It is never anyone's dream to be living off of their parents when they are 30 years of age. Unfortunately, with the current economic times, jobs have become hard to come by. While it may be hard for parents to provide for a grown-up child, it is harder, especially for sons.
As a parent, there are several ways you can support your unemployed adult son or daughter as follows:
It is very easy as a parent to fly off the handle especially if your child has lost their job because of what you term as negligence. Before shouting at them, try to understand what they are going through. Most people fall into depression after losing their jobs, you reminding them how it is their fault does not help matters.
Open your doors
If you are in a position to host your adult son or daughter, welcome them back home instead of sending them money for rent and other expenses. While they are living with you, make sure you don't nag them with questions of how their job search is going now and then.
Remember your child is an adult and treat them as one
It may be tempting to micromanage your adult son or daughter just because they are living with you. It would however do the two of you good if you let your child figure out the next phase of their lives by themselves. Trust that they are adult enough to make the best decisions for themselves.
Avoid helping where your help is not sought
As a parent, you may feel an overwhelming urge to help your child. Unfortunately, the help may not be welcome. In fact, at times, it may hurt your child's pride and strain your relationship with them. Ensure that you ask if your child needs help before offering it. The same goes for advice.
Encourage your child to do things that they enjoy
If your child is fresh out of college, not being able to secure employment can be devastating especially in light of the dreams they had while still in school. At this point, most people will lose interest in everything they ever enjoyed. Try and encourage your child to keep working on things they enjoy. You can also encourage them to find an internship or volunteer activities. These will keep them busy and equip them with important skills that will come in handy when they finally get a job.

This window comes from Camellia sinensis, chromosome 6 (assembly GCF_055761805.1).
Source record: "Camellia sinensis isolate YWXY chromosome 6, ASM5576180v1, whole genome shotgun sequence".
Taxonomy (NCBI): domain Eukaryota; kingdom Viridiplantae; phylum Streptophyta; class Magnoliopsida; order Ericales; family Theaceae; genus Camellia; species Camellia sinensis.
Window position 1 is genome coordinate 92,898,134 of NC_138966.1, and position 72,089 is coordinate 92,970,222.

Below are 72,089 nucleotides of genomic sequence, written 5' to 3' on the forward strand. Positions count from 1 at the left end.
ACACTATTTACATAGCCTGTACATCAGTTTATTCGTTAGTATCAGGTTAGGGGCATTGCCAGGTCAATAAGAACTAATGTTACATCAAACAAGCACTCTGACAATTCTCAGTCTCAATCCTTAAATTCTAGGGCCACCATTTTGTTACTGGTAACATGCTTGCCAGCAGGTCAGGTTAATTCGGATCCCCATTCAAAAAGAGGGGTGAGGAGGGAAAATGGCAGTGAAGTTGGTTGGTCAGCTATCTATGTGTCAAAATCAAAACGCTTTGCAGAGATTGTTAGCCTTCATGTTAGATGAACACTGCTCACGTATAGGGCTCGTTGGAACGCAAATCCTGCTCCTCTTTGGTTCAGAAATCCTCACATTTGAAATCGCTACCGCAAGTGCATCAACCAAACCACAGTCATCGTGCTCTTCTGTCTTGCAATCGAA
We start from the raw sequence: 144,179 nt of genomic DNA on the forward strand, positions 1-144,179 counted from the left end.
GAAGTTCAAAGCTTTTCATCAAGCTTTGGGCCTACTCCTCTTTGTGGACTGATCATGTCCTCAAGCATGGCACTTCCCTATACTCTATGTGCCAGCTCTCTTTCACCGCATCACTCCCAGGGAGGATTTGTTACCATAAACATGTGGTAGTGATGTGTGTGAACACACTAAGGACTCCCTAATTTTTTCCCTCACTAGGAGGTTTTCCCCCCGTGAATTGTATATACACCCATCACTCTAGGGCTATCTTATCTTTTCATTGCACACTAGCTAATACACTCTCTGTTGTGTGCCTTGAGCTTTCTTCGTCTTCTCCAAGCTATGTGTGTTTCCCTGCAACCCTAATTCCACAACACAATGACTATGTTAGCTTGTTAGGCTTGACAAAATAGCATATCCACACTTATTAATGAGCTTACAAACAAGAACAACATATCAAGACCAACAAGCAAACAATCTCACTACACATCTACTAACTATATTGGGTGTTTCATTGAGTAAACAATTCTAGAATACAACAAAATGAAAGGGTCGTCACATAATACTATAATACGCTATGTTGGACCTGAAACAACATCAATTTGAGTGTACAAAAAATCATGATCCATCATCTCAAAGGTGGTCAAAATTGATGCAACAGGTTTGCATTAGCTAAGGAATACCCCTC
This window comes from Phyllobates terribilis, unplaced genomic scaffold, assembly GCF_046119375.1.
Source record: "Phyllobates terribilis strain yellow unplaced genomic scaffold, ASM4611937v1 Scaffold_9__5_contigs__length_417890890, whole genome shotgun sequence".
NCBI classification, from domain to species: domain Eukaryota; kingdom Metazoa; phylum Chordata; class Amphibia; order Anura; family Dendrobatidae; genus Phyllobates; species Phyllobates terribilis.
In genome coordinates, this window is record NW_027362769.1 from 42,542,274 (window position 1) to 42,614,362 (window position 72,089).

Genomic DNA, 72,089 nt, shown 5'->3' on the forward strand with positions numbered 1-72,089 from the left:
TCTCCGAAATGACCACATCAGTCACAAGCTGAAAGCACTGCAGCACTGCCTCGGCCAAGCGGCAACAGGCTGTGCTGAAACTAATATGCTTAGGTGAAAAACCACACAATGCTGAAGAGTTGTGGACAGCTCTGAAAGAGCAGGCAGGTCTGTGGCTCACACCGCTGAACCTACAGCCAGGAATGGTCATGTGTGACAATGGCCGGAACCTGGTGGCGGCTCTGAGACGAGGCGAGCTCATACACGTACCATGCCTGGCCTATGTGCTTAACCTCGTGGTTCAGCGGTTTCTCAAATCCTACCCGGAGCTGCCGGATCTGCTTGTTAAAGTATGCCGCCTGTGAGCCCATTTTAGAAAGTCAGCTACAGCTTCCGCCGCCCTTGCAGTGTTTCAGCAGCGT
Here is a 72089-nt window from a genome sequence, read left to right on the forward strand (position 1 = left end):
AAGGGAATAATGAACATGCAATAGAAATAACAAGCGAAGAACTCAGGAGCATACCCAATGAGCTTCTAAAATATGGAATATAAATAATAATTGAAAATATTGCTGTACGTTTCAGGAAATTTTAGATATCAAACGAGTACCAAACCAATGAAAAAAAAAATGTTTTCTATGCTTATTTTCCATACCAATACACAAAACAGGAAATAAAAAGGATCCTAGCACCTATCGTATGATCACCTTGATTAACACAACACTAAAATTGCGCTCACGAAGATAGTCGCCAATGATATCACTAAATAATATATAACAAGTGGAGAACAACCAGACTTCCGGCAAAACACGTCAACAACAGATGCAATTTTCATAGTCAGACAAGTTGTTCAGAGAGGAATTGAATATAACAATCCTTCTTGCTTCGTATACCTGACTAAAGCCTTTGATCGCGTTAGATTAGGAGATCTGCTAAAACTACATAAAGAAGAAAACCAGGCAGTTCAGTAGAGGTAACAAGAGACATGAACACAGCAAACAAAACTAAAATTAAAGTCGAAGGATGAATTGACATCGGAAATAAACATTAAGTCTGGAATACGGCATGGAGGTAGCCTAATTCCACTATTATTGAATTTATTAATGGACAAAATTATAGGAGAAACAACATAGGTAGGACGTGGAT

Give them a loan
If the job search is not going too well and your child has a business idea, you can support them by loaning them the starting capital. Make it clear that what you are giving is a loan and not a gift. This is helpful especially if you have an overly dependent child. Otherwise, giving it as a loan encourages your child to work hard. It also lets them know that you still believe and trust in them as opposed to viewing them as a charity case.
Help them network
You may know some places that could be hiring people with your child's education and skills. If you do, it is a good idea to point your child in that direction and provide names where you can. However, ensure that you don't make the application on behalf of your child. Prospective employers may interpret this to mean that your child lacks confidence and this will work against them in the long run.
It's every parent's joy to watch their children succeed and raise families of their own. However, things don't always go as planned. If your adult child is not able to secure a job or they have lost their job, be supportive and help where you can without being too intrusive and overbearing.
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